at Muscat and a strong garrison at Bereymee, the frontier town of "'Oman towards Nejd, and
it was from this point that his expedition started when hostilities arose. These excursions were
invariably attended by ruthless massacres and barbarities, and the dread they inspired was
sufficient usually to keep the whole country in a state of abject prostration. In this plight the
cup of humiliation for the 'Omanis was, therefore, nearly full, but they were now threatened
with yet greater evils, viz., the direct administration and occupation of the land, and the
effacement of the Ibodhi doctrines in favour of those of their oppressors. The 'Oman tribes,
however, Sa'eed well knew, had no intention of tamely abandoning their religion, and were
ready to respond to any call he might make on them.
At this time an episode occurred which enraged Sa'eed's enemies and gave the Wahabee
Ameer the pretext he sought for re-opening hostilities. Shaikh Mohammed-bin-Nasir El Jabri,
whom Sa'eed had denounced to Saood as the murderer of Bedr, and who was now in possession
of Semail, was lured to Muscat and treacherously imprisoned. Sa'eed's object in this was the
recovery of the forts of Semail and Bidbid, which he wrested from Mohammed as the price of
his liberty. Bitterly resenting this treatment, Mohammed Nasir, who was now as full of
animosity towards Sa'eed as he had formerly been full of loyalty and devotion, made his way to
El Derayeh, where he sought the aid and protection of Saood. The latter had already, as we
have seen, contemplated leading a force to act against Muscat, and now, adopting Mohammed
Nasir's cause with alacrity, he despatched his best General, Mutlah El Mutairy, with the advance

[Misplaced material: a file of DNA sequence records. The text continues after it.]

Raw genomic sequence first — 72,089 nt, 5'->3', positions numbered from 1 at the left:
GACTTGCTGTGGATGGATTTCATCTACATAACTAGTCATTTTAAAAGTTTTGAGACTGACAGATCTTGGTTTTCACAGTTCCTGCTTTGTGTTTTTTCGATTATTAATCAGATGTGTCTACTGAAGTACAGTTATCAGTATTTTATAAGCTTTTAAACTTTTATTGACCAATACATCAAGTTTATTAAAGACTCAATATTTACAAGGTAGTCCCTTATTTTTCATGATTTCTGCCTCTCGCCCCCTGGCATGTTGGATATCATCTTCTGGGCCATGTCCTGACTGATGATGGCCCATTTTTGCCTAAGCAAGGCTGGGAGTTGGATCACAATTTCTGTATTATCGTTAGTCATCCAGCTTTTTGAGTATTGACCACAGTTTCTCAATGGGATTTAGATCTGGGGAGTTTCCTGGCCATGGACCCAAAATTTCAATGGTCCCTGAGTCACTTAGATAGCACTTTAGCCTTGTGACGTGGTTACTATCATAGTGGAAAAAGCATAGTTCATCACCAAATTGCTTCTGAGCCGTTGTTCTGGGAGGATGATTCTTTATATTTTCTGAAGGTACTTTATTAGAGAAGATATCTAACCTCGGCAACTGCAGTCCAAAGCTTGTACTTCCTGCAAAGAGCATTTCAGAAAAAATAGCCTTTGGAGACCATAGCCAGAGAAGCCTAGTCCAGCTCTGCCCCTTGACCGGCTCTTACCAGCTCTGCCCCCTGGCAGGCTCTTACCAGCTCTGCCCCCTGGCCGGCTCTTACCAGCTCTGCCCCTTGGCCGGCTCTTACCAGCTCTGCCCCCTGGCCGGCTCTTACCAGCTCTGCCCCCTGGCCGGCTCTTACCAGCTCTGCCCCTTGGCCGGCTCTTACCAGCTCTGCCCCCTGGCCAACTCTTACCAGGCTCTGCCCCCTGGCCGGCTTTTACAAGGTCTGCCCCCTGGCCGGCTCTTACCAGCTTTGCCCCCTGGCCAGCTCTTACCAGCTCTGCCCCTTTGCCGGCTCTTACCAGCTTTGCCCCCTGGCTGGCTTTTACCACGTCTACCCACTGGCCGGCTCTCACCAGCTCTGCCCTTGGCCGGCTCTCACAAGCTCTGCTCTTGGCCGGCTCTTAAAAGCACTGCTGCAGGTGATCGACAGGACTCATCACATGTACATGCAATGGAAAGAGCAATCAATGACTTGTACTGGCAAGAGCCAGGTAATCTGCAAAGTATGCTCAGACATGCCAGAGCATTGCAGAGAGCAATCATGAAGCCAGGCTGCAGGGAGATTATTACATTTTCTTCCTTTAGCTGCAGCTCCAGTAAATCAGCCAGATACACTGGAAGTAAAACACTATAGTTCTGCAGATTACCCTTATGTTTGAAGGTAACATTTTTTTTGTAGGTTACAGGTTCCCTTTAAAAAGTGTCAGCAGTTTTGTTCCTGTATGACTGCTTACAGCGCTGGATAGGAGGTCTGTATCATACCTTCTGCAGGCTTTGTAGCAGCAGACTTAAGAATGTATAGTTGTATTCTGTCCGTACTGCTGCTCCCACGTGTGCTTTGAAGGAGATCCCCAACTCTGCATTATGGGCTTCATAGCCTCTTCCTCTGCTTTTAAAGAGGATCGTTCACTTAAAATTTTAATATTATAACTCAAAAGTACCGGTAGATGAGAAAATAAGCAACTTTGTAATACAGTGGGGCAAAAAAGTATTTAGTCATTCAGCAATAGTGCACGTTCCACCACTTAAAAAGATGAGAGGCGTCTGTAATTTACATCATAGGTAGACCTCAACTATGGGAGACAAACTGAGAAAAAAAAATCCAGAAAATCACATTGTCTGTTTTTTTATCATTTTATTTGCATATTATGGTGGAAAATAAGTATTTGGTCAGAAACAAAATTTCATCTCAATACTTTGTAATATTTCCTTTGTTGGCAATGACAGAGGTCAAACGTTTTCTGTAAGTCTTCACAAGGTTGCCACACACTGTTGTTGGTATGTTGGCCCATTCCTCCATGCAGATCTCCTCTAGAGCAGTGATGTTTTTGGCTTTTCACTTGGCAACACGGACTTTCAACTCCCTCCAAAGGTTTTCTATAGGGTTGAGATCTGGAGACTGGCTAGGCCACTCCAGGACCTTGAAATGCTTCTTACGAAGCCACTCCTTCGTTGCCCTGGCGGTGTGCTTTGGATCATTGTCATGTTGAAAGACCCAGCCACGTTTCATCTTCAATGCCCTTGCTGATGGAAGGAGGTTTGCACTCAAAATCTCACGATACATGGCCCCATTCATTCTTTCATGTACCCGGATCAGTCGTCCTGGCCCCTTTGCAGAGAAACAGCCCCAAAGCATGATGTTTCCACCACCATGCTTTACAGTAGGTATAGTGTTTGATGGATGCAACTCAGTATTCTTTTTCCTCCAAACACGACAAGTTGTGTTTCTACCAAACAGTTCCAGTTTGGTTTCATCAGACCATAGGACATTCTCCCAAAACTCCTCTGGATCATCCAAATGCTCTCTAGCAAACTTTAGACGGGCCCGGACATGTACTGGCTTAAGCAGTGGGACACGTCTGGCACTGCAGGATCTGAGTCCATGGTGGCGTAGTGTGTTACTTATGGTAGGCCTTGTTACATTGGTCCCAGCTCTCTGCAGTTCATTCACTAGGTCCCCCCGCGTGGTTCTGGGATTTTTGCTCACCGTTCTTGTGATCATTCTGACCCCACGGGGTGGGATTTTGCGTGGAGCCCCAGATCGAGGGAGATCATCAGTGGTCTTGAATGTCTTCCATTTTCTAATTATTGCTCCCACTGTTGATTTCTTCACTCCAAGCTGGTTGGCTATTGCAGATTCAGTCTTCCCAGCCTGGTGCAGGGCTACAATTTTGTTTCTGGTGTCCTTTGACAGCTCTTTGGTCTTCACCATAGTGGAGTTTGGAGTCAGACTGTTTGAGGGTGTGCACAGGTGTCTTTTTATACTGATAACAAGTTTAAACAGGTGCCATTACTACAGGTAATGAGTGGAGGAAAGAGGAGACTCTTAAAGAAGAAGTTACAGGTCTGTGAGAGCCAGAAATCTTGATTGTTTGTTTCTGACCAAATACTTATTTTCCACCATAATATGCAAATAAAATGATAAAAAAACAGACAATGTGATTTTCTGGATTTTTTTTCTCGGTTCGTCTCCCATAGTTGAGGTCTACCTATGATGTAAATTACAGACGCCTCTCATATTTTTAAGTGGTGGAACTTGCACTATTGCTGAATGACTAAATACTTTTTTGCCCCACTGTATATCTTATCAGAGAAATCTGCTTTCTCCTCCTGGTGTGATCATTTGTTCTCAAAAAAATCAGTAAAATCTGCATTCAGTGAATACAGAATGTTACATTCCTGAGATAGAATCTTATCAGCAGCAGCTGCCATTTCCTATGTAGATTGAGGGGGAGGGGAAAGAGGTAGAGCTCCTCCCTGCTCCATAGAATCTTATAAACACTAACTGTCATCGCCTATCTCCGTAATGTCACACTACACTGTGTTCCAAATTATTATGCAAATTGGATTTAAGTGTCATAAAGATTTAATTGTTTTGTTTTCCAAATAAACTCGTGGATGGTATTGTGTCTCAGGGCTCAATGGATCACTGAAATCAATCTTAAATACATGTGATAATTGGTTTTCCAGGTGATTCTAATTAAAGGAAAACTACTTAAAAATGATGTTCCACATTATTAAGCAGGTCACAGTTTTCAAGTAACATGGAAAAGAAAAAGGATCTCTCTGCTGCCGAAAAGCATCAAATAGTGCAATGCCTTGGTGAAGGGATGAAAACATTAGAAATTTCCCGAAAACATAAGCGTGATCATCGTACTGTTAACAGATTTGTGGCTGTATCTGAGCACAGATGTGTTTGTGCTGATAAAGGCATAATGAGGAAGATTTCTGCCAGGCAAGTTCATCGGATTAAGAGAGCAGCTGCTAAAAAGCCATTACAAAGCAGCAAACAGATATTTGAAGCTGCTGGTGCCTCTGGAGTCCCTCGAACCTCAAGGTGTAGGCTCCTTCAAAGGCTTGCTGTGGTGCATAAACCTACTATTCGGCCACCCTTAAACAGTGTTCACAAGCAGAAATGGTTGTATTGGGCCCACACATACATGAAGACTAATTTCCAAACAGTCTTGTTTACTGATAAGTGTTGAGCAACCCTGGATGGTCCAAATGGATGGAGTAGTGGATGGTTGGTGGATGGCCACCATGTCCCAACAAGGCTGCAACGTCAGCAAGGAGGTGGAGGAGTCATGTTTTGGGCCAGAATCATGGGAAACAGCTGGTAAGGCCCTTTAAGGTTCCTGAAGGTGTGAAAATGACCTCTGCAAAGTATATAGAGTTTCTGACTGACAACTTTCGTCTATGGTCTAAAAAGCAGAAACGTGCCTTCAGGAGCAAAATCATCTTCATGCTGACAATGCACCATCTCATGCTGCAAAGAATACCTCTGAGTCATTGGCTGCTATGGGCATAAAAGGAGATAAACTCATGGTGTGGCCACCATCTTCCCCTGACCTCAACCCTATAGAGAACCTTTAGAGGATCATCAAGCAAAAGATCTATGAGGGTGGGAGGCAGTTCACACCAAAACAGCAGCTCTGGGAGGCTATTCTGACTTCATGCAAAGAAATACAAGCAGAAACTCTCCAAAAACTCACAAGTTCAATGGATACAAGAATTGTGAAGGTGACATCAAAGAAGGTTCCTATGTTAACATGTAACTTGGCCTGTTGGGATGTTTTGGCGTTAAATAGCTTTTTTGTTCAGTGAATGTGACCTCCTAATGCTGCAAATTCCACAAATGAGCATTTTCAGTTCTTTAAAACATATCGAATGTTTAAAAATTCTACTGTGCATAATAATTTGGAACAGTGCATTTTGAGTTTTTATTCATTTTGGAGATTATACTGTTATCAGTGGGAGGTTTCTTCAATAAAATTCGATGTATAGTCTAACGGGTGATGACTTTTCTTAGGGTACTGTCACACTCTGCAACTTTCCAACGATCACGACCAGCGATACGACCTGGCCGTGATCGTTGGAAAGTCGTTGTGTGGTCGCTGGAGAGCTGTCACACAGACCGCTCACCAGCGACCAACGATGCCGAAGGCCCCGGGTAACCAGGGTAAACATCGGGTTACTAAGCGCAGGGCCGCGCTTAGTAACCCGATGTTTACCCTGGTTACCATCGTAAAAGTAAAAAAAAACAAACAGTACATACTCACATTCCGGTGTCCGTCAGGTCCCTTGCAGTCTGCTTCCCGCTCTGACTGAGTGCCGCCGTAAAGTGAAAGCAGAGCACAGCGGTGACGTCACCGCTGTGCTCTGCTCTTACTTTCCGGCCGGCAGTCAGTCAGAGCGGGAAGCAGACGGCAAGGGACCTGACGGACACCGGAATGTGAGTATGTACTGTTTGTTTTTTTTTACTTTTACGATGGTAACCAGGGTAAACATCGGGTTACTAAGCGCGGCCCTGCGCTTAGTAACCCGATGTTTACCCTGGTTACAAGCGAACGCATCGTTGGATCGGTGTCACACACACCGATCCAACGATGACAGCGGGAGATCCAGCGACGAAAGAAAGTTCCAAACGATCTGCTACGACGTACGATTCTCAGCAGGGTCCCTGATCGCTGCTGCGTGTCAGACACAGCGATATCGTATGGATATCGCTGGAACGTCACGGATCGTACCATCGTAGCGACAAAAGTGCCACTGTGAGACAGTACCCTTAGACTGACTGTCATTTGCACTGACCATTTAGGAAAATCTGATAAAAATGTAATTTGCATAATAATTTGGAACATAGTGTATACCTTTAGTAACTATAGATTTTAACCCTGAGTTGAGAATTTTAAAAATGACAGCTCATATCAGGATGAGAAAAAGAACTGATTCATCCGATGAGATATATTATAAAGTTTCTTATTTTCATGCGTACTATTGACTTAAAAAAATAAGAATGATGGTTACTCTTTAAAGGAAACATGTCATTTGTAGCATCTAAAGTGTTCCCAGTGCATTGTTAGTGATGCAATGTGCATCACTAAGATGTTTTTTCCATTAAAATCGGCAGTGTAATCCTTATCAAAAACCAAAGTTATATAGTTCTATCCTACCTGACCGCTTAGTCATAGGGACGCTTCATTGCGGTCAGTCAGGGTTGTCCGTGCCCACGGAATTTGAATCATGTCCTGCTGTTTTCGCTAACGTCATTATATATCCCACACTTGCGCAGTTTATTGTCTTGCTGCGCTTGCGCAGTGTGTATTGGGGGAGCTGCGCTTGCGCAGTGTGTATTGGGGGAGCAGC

of his army to 'Oman. In the meantime Sa'eed had undertaken an expedition against the
Kowasim pirates, and in April 1809 had set out with a fleet to Ras-el-Khaimah to act in con
junction with a force from Bushire. Sa'eed's allies in the Gulf, however, failed to co-operate;
his fleet became dispersed, and he was at one time in a critical situation. The Coniwaliss and
another frigate, sent from India to support him, swept the Gulf and captured a number of
pirates, who were taken to Bombay, only, however, to be immediately released. Sa'eed returned
to Muscat, unable to boast of any satisfactory achievement.
The depredations of the Kowasim upon British and Indian commerce in the Gulf had
long attracted the attention of the Indian Government, and the necessity had at length been
impressed on them of suppressing these piracies. A further consideration that appears to have
influenced Government was the defenceless condition of 'Oman in regard to the expected
Wahabee invasion, the success of which was anticipated to be injurious to British interests.
An opinion prevailed that the Kowasim were urged on in their maritime outrages by the
Wahabees, and it was argued that the suppression of the pirates would act as a check on their